When this classic book was first published in 1926, L.S. Vygotsky was well on his way to becoming one of the leading intellectuals in Russia. His study of the psychology of education led him to believe that the child should be the main figure in the educational process - and the efforts of the teacher should be directed toward organizing, not dictating, the child's development. "The educational process must be based on the student's individual activity ..." he states in Educational Psychology, "... and the art of education should involve nothing more than guiding and monitoring this activity." At a time when most education consisted of rote memorization and thwacks across the wrist with a ruler, these ideas were considered quite radical.
Today's educators can find much that is of use in the pages of Educational Psychology. Vygotsky addresses many issues that are still relevant in the 1990s - abnormal social behavior, the nurturing of creativity and reasoning, problems with attention and memory - in a bold and opinionated fashion that is sure to delight educators as well as lovers of classical Russian writing. Psychologists will also find the book useful for its fascinating glimpses into the study of psychology in the early twentieth century.
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Pedagogics and Psychology 1
The Concept of Behavior and Reaction 13
The Most Important Laws of Higher Nervous
Biological and Social Factors in Education
On the Goals of Education from
Reinforcement and Recollection
Exercise and Fatigue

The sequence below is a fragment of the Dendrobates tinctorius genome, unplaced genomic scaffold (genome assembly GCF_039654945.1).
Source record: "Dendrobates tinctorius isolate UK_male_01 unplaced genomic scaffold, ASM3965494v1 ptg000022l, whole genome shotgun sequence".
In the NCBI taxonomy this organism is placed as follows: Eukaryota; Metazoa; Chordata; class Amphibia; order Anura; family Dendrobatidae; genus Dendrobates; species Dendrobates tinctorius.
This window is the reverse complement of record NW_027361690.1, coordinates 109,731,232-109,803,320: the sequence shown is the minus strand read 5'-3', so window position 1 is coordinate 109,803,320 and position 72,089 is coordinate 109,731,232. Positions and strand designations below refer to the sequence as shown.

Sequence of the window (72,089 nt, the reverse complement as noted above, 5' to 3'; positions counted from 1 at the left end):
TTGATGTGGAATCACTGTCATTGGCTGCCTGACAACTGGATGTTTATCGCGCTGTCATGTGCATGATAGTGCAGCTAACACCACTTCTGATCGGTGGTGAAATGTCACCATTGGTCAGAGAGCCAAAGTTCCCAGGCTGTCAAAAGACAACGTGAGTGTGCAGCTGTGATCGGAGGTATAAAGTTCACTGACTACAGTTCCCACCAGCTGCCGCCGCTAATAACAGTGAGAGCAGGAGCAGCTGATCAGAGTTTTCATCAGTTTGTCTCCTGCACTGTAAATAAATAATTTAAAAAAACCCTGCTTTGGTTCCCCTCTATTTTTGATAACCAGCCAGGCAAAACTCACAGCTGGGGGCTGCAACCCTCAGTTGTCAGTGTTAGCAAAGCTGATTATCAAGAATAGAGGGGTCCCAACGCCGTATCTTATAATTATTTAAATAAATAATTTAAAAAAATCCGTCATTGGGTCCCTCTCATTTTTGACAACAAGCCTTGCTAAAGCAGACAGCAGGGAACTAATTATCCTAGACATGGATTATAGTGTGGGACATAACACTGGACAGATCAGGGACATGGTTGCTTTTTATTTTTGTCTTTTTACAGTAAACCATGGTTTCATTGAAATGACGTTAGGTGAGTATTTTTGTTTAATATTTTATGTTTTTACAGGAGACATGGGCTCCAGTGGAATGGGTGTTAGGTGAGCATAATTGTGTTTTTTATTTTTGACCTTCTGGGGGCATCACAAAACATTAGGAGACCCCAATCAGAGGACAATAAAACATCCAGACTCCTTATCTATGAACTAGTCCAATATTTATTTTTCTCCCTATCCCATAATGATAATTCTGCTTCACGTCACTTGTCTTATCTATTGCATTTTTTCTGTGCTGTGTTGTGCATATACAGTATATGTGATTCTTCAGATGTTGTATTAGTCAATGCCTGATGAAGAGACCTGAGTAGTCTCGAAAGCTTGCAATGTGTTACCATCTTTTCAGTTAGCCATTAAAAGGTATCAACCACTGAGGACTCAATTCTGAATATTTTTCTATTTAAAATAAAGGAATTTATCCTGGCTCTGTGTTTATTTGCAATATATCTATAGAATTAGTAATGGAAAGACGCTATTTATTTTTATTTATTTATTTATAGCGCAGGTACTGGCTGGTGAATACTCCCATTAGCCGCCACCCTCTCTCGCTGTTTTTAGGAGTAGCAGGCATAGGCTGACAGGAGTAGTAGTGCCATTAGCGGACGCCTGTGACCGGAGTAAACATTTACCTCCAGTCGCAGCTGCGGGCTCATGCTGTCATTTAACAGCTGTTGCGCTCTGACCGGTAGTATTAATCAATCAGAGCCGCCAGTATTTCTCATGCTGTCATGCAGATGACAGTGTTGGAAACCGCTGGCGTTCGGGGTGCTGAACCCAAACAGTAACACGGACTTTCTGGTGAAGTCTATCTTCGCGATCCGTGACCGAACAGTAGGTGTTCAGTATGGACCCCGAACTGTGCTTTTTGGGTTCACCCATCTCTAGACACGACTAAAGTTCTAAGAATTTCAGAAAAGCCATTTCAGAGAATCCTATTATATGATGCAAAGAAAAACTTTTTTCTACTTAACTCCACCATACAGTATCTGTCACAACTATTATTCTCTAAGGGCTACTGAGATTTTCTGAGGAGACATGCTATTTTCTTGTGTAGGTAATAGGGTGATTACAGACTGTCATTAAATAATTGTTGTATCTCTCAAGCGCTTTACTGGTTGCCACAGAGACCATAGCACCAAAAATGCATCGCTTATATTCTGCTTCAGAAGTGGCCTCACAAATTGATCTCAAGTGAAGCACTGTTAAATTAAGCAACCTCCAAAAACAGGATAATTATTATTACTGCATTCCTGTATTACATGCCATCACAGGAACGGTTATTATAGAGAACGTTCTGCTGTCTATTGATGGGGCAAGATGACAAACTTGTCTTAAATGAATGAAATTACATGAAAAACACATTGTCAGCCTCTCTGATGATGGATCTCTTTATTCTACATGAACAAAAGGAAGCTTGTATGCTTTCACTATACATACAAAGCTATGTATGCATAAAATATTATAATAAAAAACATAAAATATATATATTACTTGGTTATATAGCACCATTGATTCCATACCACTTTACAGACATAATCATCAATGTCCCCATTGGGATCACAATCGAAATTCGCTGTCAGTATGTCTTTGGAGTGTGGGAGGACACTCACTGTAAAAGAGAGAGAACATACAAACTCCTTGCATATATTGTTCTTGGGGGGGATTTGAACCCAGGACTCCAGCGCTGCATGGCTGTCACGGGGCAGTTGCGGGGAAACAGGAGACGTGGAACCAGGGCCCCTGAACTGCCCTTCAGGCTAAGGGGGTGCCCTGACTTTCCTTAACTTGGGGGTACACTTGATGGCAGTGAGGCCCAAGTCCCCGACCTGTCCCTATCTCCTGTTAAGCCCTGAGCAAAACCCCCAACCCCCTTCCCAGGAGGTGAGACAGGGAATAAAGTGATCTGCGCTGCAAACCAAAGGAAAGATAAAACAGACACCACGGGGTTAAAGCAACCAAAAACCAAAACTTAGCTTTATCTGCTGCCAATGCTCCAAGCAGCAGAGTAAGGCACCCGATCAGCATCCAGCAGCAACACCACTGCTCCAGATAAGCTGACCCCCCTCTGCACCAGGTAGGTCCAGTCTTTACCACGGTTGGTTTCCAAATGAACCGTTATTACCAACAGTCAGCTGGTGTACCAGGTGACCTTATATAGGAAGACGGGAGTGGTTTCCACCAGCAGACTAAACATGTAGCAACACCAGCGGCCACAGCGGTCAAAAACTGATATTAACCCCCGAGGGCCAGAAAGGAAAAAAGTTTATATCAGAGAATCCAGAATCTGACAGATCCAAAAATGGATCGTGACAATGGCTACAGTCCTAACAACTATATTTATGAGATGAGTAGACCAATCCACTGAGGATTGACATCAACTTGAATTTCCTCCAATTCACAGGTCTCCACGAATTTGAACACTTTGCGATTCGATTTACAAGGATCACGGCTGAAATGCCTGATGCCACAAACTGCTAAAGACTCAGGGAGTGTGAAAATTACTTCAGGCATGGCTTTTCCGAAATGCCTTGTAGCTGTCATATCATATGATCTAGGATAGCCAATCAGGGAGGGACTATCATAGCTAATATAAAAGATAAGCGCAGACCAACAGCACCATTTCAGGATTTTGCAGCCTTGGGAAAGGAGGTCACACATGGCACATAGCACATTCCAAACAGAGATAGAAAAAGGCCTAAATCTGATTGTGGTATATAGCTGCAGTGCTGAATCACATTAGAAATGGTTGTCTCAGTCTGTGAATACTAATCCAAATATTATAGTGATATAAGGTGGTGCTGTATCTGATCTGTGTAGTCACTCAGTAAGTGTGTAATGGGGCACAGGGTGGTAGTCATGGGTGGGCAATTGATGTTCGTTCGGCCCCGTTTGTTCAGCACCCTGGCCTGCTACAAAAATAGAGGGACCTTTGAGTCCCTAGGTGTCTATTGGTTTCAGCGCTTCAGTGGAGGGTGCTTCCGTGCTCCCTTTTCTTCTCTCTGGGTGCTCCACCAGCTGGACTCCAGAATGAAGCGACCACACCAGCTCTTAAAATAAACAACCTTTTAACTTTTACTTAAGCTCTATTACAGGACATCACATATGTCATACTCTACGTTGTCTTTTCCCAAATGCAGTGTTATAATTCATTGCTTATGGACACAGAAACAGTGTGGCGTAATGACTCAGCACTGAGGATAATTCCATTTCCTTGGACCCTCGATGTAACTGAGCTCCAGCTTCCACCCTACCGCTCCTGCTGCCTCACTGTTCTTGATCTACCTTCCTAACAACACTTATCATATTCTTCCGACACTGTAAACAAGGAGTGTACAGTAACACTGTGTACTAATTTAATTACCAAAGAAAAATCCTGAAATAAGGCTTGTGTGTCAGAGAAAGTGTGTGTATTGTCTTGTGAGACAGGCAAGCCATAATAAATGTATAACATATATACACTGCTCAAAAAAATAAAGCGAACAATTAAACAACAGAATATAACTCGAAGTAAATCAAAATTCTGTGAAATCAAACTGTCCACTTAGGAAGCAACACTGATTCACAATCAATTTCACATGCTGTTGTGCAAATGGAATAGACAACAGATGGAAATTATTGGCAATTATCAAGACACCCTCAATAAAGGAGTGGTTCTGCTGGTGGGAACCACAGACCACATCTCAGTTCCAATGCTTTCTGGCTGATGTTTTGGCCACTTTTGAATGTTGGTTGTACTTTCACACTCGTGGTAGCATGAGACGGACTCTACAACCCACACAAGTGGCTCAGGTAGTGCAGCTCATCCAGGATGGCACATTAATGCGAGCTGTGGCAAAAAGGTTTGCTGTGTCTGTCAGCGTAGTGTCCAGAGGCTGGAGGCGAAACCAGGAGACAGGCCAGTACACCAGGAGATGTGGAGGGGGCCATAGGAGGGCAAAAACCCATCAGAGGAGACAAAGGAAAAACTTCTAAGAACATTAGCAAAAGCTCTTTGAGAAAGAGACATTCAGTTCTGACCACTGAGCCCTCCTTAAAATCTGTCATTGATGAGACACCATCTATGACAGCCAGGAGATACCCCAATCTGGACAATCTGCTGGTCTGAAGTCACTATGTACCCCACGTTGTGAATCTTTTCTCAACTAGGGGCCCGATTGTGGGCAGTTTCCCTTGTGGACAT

Temperament and Character
The Problem of Giftedness
Basic Forms of Investigations of
Psychology and the Teacher
activity adaptation afferent nerve animal arises associated assume attention become biogenetic law biological central nervous system cerebral cortex character child complex component concept conditional reflex consciousness constitutes course creative denotes direction educational process educational psychology elements emotional entirely essential esthetic esthetic education everything example exist experience expression external extraordinarily fact feelings force forms of behavior function fundamental glands goal Hugo Münsterberg human behavior important individual individual’s influence inhibition instincts interest internal involved knowledge labor laws Lev Vygotsky man’s manifests means mechanism memory mental mind moral motor movements nature nervous system neurosis objects observation one’s organism orientation particular pedagogical person point of view possess possible precisely psyche reactions recall relation relationship response role scientific sensations sense sex organs sexual social environment speak stimulus struggle student teacher teaching temperament thinking thought understand Vygotsky Vygotsky’s words Yevgeny Zamyatin